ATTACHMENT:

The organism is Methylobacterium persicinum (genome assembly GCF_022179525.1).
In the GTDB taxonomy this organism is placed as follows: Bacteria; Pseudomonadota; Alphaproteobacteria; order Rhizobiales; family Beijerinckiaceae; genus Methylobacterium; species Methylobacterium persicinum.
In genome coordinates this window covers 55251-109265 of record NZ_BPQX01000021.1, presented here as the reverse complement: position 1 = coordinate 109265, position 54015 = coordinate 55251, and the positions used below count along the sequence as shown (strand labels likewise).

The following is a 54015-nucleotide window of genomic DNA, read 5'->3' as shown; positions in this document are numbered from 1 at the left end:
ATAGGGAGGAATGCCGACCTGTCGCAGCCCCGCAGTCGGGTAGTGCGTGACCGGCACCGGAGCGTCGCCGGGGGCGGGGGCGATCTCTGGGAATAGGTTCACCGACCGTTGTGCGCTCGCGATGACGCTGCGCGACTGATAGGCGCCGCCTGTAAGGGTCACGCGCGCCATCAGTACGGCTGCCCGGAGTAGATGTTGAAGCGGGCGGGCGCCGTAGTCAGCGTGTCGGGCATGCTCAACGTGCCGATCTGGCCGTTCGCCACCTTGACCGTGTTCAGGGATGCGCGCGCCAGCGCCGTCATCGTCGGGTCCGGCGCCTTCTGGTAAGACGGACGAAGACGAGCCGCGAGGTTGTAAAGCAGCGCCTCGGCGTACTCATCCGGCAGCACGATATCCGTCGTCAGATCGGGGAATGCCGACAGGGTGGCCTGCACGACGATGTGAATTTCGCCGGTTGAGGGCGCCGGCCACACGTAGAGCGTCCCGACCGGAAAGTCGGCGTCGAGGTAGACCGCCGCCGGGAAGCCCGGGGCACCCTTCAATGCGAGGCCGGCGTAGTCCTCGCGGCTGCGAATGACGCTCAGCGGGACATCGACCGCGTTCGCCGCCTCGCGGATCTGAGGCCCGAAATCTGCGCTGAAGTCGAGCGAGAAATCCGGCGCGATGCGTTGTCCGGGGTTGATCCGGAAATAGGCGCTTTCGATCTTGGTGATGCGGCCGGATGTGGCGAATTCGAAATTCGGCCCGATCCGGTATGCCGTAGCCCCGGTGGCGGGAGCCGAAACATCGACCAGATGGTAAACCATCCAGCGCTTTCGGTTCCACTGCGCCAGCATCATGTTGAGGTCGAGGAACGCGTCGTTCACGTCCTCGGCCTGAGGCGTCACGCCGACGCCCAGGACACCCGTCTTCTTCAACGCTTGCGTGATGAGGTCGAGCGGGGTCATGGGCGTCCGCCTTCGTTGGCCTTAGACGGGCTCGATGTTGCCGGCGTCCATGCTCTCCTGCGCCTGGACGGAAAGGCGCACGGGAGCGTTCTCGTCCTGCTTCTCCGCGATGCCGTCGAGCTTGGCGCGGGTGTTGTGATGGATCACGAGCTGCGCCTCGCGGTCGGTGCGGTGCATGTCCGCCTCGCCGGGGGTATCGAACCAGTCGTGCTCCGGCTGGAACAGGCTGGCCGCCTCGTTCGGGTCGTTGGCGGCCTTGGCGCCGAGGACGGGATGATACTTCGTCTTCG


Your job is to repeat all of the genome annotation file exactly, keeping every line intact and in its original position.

The organism is Methylobacterium persicinum (genome assembly GCF_022179525.1).
In the GTDB taxonomy this organism is placed as follows: Bacteria; Pseudomonadota; Alphaproteobacteria; order Rhizobiales; family Beijerinckiaceae; genus Methylobacterium; species Methylobacterium persicinum.
In genome coordinates this window covers 55251-109265 of record NZ_BPQX01000021.1, presented here as the reverse complement: position 1 = coordinate 109265, position 54015 = coordinate 55251, and the positions used below count along the sequence as shown (strand labels likewise).

The following is a 54015-nucleotide window of genomic DNA, read 5'->3' as shown; positions in this document are numbered from 1 at the left end:
ATAGGGAGGAATGCCGACCTGTCGCAGCCCCGCAGTCGGGTAGTGCGTGACCGGCACCGGAGCGTCGCCGGGGGCGGGGGCGATCTCTGGGAATAGGTTCACCGACCGTTGTGCGCTCGCGATGACGCTGCGCGACTGATAGGCGCCGCCTGTAAGGGTCACGCGCGCCATCAGTACGGCTGCCCGGAGTAGATGTTGAAGCGGGCGGGCGCCGTAGTCAGCGTGTCGGGCATGCTCAACGTGCCGATCTGGCCGTTCGCCACCTTGACCGTGTTCAGGGATGCGCGCGCCAGCGCCGTCATCGTCGGGTCCGGCGCCTTCTGGTAAGACGGACGAAGACGAGCCGCGAGGTTGTAAAGCAGCGCCTCGGCGTACTCATCCGGCAGCACGATATCCGTCGTCAGATCGGGGAATGCCGACAGGGTGGCCTGCACGACGATGTGAATTTCGCCGGTTGAGGGCGCCGGCCACACGTAGAGCGTCCCGACCGGAAAGTCGGCGTCGAGGTAGACCGCCGCCGGGAAGCCCGGGGCACCCTTCAATGCGAGGCCGGCGTAGTCCTCGCGGCTGCGAATGACGCTCAGCGGGACATCGACCGCGTTCGCCGCCTCGCGGATCTGAGGCCCGAAATCTGCGCTGAAGTCGAGCGAGAAATCCGGCGCGATGCGTTGTCCGGGGTTGATCCGGAAATAGGCGCTTTCGATCTTGGTGATGCGGCCGGATGTGGCGAATTCGAAATTCGGCCCGATCCGGTATGCCGTAGCCCCGGTGGCGGGAGCCGAAACATCGACCAGATGGTAAACCATCCAGCGCTTTCGGTTCCACTGCGCCAGCATCATGTTGAGGTCGAGGAACGCGTCGTTCACGTCCTCGGCCTGAGGCGTCACGCCGACGCCCAGGACACCCGTCTTCTTCAACGCTTGCGTGATGAGGTCGAGCGGGGTCATGGGCGTCCGCCTTCGTTGGCCTTAGACGGGCTCGATGTTGCCGGCGTCCATGCTCTCCTGCGCCTGGACGGAAAGGCGCACGGGAGCGTTCTCGTCCTGCTTCTCCGCGATGCCGTCGAGCTTGGCGCGGGTGTTGTGATGGATCACGAGCTGCGCCTCGCGGTCGGTGCGGTGCATGTCCGCCTCGCCGGGGGTATCGAACCAGTCGTGCTCCGGCTGGAACAGGCTGGCCGCCTCGTTCGGGTCGTTGGCGGCCTTGGCGCCGAGGACGGGATGATACTTCGTCTTCG